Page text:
It was an aha! moment for me because in light of the Jena Six episodes, I’m hypersensitive about race, especially because people want to act like it’s a non-issue. Well, it is an issue. A deep-seated and ‘only ignored by white people’ issue. I’m sick of racial problems. Are they ever going to truly be a non-issue? Yeah…no. (The recovering cynic in me wins against the practicing optimist.) What I experienced that weekend, though, were a handful of people that really empathize with racial issues and don’t want to participate in a racist system…but don’t know how to escape it. That was beautiful and meaningful for me to see because as I was starting to take a more militant, Malcolm X-esque stance, I realized what he was coming to at the end of his life: even in our disunity, there are inherent unifying principles. White people are being lied to about their superiority just as everyone else being educated by the same sources are being lied to about their inferiority. It’s a big game that we’re all a part of. The real goal of the game isn’t to have money stashed away for rainy days and retirement, the big house, 2.5 kids, and a couple of cars; the real goal is to–as much as possible–create the world you envision for yourself and others. None of the other stuff matters.

Check your motives and thoughts

September 14, 2007 | filed under moment of truth | Leave a Comment 

Who are we to judge?

September 14, 2007 | filed under moment of truth | Leave a Comment 

To whom much is given, much is required.” Perhaps, then, there are some of us anxiously awaiting the realization of our dreams, unaware of the responsibility in store for us and unprepared for it.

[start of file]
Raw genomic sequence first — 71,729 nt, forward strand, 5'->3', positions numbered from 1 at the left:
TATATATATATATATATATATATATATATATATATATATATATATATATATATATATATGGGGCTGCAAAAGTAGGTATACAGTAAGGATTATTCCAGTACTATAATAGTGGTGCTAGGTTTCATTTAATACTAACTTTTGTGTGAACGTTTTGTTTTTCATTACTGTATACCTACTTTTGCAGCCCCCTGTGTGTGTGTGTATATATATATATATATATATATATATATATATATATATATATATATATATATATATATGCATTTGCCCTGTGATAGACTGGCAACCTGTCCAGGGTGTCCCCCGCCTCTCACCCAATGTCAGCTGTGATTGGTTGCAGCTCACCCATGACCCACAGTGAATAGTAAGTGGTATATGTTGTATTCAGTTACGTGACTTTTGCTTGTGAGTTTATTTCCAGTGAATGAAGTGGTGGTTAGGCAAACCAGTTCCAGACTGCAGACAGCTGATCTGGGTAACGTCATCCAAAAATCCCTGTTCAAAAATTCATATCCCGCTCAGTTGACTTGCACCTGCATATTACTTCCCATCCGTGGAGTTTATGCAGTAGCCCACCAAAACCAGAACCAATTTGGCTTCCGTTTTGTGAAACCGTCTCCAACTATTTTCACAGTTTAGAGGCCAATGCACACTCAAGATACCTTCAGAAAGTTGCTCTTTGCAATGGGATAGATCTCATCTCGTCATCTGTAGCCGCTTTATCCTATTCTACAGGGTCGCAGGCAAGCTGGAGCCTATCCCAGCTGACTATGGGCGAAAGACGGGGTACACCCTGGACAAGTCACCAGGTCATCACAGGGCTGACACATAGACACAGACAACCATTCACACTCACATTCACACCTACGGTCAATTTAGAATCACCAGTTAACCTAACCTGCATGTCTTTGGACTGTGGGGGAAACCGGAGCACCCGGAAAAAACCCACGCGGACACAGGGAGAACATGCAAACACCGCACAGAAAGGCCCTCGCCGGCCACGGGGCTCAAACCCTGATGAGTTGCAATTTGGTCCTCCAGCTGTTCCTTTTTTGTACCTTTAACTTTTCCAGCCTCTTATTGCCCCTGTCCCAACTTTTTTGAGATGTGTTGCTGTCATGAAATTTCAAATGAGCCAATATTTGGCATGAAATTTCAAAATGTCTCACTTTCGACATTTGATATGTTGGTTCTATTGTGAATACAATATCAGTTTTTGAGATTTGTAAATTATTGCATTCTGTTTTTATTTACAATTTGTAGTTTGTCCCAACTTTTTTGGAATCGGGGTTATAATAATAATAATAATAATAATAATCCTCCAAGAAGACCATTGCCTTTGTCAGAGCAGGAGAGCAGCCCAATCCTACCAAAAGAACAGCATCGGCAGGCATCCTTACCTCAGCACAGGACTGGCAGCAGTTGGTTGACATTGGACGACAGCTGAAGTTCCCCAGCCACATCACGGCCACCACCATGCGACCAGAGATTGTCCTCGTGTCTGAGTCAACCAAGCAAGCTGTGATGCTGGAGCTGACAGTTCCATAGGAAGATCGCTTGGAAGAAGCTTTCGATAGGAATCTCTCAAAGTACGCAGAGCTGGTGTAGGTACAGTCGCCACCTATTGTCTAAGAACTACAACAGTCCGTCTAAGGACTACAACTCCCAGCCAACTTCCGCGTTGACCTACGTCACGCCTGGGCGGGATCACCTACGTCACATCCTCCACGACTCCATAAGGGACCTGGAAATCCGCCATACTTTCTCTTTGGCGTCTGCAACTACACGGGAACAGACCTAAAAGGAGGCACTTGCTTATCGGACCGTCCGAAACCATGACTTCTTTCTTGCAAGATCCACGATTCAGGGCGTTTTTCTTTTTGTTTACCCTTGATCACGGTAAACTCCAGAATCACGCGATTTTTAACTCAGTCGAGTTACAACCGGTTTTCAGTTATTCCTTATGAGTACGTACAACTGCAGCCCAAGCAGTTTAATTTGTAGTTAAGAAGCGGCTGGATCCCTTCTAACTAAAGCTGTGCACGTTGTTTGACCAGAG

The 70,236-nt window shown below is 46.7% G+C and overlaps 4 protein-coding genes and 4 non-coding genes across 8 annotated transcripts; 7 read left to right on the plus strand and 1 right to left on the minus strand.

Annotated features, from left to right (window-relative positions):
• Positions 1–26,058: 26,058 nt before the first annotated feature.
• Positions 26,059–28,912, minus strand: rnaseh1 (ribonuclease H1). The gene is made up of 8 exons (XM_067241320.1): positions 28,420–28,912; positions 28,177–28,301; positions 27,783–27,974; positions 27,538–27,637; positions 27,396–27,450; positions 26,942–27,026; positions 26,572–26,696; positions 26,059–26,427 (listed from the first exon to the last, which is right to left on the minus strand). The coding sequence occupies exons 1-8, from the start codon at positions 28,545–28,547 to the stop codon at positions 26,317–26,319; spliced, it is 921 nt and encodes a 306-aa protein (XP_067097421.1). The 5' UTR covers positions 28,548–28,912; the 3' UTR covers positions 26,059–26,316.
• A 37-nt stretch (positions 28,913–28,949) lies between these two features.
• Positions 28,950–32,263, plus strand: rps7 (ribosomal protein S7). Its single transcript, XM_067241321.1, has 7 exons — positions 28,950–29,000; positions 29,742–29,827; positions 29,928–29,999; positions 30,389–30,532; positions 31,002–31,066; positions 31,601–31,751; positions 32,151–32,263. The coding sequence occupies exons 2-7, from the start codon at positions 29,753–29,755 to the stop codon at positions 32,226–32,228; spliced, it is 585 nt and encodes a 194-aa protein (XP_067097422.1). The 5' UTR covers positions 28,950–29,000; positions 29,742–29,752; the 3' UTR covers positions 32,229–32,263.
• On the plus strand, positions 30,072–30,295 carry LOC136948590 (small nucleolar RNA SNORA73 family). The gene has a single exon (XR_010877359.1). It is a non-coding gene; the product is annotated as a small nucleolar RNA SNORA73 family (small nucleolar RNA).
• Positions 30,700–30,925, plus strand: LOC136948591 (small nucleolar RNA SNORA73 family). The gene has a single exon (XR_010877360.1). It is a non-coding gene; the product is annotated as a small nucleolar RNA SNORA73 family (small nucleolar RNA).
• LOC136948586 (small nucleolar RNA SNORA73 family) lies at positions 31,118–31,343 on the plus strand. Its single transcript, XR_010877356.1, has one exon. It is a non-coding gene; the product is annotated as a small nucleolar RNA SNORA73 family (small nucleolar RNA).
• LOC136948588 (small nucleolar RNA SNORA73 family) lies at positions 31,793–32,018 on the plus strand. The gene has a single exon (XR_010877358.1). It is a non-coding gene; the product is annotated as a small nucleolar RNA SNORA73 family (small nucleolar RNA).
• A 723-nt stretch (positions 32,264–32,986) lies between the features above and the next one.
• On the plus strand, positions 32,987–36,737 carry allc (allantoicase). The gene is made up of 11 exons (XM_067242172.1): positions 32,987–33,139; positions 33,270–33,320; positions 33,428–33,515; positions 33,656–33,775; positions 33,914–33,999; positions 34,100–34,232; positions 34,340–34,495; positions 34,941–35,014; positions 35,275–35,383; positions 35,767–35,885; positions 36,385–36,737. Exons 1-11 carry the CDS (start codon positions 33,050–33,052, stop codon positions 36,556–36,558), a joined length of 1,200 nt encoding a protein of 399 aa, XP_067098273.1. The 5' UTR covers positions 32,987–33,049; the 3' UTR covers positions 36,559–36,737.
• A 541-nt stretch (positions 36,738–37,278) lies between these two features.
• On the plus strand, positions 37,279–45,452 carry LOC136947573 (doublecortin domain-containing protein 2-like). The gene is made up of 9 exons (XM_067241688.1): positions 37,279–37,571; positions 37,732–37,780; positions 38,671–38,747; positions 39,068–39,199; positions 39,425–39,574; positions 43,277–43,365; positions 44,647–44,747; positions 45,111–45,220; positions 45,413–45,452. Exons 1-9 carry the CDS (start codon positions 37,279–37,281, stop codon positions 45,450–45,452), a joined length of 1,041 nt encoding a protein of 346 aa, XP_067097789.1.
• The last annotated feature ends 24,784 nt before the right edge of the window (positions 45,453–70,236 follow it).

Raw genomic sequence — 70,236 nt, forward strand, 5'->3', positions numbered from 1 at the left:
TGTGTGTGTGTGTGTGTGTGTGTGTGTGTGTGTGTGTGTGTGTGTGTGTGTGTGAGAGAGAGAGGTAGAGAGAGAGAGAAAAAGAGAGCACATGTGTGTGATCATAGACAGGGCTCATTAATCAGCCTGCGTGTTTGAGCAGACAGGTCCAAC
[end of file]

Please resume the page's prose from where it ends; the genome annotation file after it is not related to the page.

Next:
The Transformative Moment

September 14, 2007 | filed under moment of truth, pay attention | Leave a Comment 

I’ve been troubled with this Jena Six situation. For so much of the past few years, I’ve been trying to see things in a positive light. Then, something like this will pop up and I’m left with a slight feeling of ambivalence. On one hand, I’m deeply hurt and enraged, and all that “positive” talk is ridiculously not applicable. On the other, I’m aware that the energy of my feelings helps to manifest something in the collective conscious. So then what? Where’s the opportunity?

The Jena Six situation is a wonderful opportunity for people to realize that injustice, fear, and hate are a reality for most people in this country, especially minorities. Even when it’s not overtly directed, that injustice, fear, and hate materializes elsewhere, covertly, codified in laws, institutional practices and mores. I recall the days of the Civil Rights Era and Black Nationalism and wonder where the passion for human rights and civil liberties went. Nowadays, individuals are so concerned with their fantasies of themselves, their illegitimate sense of security, paying their bills, getting their 15 minutes of fame, and being politically correct (that is to say neutral for mass appeal) that they don’t really stand for much else outside of themselves. There’s no real push for solidarity or community.

There are people who actually think that there’s no such thing as racism anymore. Get this straight: the United States was founded on White Nationalism, an inherently racist ideology. Those are the founding principles, the interwoven principles, the acting principles, and the future principles. Nothing about that will ever change.

Now I know that that last paragraph may seem out of place for a blog focusing on seeing the good in the world. Know that the best good, the ultimate good, the highest good is the truth. The information disseminated on a regular basis in news papers and programs, magazines, television and film, and even historical and cultural texts, etc (especially historical texts) is not truth. One can never find liberation or actual progress in a lie.

What the last ten months have been revealing to us with regard to this situation involving black and white teenagers in the South is truth. Only in recent weeks has there been any mainstream media coverage. White boys hang nooses on a tree (to inspire what thought process?) and they get in-school suspension for three days, labeled a harmless teenage prank. I got out of school suspension from school for three days for fighting my sister and no one was remotely hurt! Kids get into fights all the time. So this kid’s in a fight, goes to a party that night, and yet the people he fought are awaiting sentencing which may be reduced to 15 years…?? If that doesn’t immediately sound wrong, then something’s wrong with you. Really.